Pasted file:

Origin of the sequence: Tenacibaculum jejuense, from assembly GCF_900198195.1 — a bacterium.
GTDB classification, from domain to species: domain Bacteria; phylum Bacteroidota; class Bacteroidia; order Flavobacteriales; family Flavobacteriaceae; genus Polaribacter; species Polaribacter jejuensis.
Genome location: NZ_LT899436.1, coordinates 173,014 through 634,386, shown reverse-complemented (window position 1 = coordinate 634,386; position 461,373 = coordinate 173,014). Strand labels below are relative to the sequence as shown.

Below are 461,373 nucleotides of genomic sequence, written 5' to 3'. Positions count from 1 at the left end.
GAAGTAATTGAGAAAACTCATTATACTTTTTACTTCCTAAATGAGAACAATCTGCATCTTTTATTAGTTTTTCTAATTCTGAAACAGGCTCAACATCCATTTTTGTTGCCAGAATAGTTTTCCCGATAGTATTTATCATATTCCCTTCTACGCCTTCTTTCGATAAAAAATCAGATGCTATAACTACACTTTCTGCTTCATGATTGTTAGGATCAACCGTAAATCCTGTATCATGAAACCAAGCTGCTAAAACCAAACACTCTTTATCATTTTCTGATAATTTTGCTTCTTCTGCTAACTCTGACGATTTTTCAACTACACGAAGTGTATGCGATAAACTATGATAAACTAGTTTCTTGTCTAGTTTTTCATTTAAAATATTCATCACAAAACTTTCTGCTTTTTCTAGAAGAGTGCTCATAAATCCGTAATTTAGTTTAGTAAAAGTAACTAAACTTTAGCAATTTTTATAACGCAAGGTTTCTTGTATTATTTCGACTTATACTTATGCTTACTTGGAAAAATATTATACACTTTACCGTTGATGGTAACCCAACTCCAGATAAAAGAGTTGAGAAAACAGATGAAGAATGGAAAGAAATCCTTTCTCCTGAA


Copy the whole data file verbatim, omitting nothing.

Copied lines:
Origin of the sequence: Tenacibaculum jejuense, from assembly GCF_900198195.1 — a bacterium.
GTDB classification, from domain to species: domain Bacteria; phylum Bacteroidota; class Bacteroidia; order Flavobacteriales; family Flavobacteriaceae; genus Polaribacter; species Polaribacter jejuensis.
Genome location: NZ_LT899436.1, coordinates 173,014 through 634,386, shown reverse-complemented (window position 1 = coordinate 634,386; position 461,373 = coordinate 173,014). Strand labels below are relative to the sequence as shown.

Below are 461,373 nucleotides of genomic sequence, written 5' to 3'. Positions count from 1 at the left end.
GAAGTAATTGAGAAAACTCATTATACTTTTTACTTCCTAAATGAGAACAATCTGCATCTTTTATTAGTTTTTCTAATTCTGAAACAGGCTCAACATCCATTTTTGTTGCCAGAATAGTTTTCCCGATAGTATTTATCATATTCCCTTCTACGCCTTCTTTCGATAAAAAATCAGATGCTATAACTACACTTTCTGCTTCATGATTGTTAGGATCAACCGTAAATCCTGTATCATGAAACCAAGCTGCTAAAACCAAACACTCTTTATCATTTTCTGATAATTTTGCTTCTTCTGCTAACTCTGACGATTTTTCAACTACACGAAGTGTATGCGATAAACTATGATAAACTAGTTTCTTGTCTAGTTTTTCATTTAAAATATTCATCACAAAACTTTCTGCTTTTTCTAGAAGAGTGCTCATAAATCCGTAATTTAGTTTAGTAAAAGTAACTAAACTTTAGCAATTTTTATAACGCAAGGTTTCTTGTATTATTTCGACTTATACTTATGCTTACTTGGAAAAATATTATACACTTTACCGTTGATGGTAACCCAACTCCAGATAAAAGAGTTGAGAAAACAGATGAAGAATGGAAAGAAATCCTTTCTCCTGAA